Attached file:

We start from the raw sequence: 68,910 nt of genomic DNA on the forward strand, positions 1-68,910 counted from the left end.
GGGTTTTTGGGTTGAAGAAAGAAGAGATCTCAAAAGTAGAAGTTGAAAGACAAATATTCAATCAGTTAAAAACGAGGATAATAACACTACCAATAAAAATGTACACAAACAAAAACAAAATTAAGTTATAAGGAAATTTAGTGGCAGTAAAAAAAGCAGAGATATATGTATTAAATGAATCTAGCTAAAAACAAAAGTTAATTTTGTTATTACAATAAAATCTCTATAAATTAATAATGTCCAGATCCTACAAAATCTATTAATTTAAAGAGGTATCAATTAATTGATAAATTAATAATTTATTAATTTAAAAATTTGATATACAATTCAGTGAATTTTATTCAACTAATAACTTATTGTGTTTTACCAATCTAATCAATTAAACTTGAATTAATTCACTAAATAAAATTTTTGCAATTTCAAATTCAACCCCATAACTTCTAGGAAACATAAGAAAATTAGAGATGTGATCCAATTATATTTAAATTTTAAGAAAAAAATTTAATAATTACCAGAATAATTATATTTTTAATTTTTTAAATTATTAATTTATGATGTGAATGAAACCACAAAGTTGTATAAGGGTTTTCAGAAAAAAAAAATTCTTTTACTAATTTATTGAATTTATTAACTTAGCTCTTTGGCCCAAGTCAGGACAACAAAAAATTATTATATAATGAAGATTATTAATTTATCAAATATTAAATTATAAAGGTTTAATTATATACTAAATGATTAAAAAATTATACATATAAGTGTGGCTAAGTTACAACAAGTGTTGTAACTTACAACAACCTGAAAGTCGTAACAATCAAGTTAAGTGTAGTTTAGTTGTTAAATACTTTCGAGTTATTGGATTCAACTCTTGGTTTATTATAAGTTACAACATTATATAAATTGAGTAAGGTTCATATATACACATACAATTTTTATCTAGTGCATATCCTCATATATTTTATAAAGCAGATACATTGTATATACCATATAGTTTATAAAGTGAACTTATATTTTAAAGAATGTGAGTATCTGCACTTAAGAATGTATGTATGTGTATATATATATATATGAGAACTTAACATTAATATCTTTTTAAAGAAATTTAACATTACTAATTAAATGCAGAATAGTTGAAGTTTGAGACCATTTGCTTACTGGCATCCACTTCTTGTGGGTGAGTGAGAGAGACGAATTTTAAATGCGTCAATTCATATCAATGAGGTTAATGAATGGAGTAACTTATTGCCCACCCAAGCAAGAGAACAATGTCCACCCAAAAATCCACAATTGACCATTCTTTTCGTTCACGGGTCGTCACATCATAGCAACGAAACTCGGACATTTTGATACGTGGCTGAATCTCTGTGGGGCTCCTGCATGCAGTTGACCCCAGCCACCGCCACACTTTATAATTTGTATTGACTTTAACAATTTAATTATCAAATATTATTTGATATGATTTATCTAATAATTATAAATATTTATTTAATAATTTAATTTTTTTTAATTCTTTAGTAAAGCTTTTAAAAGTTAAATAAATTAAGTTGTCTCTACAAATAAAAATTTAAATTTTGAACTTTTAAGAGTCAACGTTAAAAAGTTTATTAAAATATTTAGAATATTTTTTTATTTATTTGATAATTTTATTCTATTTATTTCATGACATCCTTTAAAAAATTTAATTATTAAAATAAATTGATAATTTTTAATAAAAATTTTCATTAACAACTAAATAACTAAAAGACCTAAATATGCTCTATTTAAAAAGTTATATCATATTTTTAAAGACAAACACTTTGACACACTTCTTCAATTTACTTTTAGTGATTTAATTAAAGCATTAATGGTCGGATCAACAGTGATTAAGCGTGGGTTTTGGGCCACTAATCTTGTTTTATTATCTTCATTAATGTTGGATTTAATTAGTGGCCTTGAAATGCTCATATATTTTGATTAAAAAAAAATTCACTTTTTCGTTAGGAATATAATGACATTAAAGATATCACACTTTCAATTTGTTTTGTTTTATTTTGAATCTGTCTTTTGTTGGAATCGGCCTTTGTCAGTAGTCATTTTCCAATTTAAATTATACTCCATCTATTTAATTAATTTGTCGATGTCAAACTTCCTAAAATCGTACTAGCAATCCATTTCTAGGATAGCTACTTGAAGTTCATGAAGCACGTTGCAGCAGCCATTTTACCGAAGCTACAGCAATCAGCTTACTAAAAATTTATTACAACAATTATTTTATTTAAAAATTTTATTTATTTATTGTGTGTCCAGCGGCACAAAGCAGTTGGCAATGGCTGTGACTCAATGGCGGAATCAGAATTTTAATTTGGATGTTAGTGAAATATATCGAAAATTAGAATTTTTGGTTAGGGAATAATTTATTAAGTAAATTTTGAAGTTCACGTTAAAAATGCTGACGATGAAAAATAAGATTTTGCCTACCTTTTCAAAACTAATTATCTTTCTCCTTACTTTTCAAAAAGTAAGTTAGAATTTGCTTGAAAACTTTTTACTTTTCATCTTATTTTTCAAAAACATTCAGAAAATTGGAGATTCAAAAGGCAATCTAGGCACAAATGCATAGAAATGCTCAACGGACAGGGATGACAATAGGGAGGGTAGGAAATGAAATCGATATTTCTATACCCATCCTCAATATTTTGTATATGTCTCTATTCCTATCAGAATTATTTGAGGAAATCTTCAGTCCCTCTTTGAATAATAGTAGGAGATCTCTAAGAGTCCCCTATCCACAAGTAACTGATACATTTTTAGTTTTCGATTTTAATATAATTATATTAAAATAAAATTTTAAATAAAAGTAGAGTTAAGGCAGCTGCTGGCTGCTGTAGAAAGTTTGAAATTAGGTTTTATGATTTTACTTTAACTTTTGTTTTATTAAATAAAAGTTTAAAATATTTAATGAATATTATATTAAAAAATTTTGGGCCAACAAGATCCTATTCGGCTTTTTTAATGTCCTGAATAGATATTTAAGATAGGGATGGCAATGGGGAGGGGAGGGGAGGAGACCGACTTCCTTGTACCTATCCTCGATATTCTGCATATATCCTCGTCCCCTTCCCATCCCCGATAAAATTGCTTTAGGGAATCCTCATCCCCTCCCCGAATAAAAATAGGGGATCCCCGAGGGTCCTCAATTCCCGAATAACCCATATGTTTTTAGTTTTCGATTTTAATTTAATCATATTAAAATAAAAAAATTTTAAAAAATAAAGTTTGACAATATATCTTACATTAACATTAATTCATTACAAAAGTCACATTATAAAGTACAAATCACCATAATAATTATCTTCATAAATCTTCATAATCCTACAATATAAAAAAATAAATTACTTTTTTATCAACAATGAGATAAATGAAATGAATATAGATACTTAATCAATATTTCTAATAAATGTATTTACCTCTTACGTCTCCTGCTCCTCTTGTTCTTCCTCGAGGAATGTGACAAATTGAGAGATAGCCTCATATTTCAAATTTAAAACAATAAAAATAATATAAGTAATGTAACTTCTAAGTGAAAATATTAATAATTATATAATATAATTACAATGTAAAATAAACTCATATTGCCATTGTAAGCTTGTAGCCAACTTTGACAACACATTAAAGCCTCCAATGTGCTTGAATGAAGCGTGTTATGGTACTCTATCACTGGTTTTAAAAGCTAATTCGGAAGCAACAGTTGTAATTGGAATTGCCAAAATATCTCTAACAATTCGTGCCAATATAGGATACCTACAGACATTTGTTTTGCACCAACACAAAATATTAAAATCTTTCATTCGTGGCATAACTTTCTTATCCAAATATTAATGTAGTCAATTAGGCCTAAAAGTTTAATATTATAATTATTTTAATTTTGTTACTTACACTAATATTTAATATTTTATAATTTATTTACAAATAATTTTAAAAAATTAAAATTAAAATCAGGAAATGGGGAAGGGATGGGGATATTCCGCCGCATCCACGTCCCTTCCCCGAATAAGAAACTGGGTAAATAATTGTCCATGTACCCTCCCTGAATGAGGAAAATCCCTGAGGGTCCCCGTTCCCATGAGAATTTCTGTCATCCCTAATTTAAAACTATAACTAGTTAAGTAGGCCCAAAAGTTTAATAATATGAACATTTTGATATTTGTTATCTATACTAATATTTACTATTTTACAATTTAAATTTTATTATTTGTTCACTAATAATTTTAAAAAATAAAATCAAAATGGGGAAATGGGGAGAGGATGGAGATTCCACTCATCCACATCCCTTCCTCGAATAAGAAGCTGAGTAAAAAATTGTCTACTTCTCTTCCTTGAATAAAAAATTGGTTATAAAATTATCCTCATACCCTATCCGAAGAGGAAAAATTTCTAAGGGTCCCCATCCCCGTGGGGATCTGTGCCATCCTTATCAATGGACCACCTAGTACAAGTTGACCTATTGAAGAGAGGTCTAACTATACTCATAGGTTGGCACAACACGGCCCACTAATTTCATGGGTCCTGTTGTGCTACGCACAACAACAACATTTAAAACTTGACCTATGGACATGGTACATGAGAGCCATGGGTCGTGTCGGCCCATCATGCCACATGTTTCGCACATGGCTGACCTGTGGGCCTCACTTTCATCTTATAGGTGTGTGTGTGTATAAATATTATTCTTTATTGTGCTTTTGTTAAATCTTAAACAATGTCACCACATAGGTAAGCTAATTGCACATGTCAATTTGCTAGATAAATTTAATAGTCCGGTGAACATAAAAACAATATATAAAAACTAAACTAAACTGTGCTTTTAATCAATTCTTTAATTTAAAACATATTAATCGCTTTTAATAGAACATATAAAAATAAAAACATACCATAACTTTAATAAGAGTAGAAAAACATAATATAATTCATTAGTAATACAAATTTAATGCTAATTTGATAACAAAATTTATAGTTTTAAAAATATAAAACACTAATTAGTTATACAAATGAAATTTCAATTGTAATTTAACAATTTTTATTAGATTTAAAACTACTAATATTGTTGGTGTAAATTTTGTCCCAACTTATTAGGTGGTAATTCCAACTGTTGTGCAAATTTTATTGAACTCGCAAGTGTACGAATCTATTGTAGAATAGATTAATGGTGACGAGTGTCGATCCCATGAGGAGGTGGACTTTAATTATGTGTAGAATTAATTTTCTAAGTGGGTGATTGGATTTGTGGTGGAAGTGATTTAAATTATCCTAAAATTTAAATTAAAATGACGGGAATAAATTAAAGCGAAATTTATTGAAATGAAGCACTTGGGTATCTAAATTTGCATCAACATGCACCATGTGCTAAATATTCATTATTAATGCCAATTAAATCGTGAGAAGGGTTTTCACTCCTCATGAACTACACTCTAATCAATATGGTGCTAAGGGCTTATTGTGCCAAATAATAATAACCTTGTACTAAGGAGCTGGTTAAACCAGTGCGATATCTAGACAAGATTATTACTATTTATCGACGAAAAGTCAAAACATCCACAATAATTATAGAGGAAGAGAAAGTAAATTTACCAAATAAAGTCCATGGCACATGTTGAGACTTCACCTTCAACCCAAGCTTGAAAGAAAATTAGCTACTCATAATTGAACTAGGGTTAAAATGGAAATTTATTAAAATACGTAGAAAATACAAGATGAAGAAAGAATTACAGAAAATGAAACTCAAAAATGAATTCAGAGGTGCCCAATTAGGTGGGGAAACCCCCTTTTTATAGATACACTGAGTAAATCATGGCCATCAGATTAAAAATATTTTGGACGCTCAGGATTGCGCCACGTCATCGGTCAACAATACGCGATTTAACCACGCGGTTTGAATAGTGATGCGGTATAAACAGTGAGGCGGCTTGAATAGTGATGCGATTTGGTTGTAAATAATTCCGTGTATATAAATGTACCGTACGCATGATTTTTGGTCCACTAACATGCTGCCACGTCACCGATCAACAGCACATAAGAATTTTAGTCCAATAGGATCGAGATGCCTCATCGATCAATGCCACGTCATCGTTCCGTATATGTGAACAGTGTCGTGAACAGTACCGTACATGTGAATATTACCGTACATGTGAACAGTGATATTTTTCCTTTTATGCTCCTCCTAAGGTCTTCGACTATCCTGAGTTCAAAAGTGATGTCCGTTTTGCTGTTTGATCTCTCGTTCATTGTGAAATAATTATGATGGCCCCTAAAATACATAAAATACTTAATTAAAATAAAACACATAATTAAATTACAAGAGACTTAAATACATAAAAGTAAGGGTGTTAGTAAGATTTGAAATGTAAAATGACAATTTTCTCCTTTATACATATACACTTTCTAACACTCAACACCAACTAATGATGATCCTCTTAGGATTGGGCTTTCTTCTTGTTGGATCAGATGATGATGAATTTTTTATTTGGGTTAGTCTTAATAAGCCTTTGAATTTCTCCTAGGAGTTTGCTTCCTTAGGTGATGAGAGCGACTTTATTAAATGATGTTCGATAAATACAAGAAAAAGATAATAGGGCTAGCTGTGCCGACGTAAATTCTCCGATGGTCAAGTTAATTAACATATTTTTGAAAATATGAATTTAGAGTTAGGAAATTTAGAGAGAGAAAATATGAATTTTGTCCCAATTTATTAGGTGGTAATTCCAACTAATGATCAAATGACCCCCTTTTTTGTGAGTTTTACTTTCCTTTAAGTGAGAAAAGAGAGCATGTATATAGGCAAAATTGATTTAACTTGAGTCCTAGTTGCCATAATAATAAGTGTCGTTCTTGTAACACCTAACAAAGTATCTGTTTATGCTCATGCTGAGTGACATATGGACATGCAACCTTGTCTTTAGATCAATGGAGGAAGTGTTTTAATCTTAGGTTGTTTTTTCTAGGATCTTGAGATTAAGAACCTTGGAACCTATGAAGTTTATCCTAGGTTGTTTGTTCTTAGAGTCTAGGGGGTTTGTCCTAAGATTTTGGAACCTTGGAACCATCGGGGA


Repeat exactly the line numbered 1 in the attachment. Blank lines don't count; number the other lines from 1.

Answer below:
We start from the raw sequence: 68,910 nt of genomic DNA on the forward strand, positions 1-68,910 counted from the left end.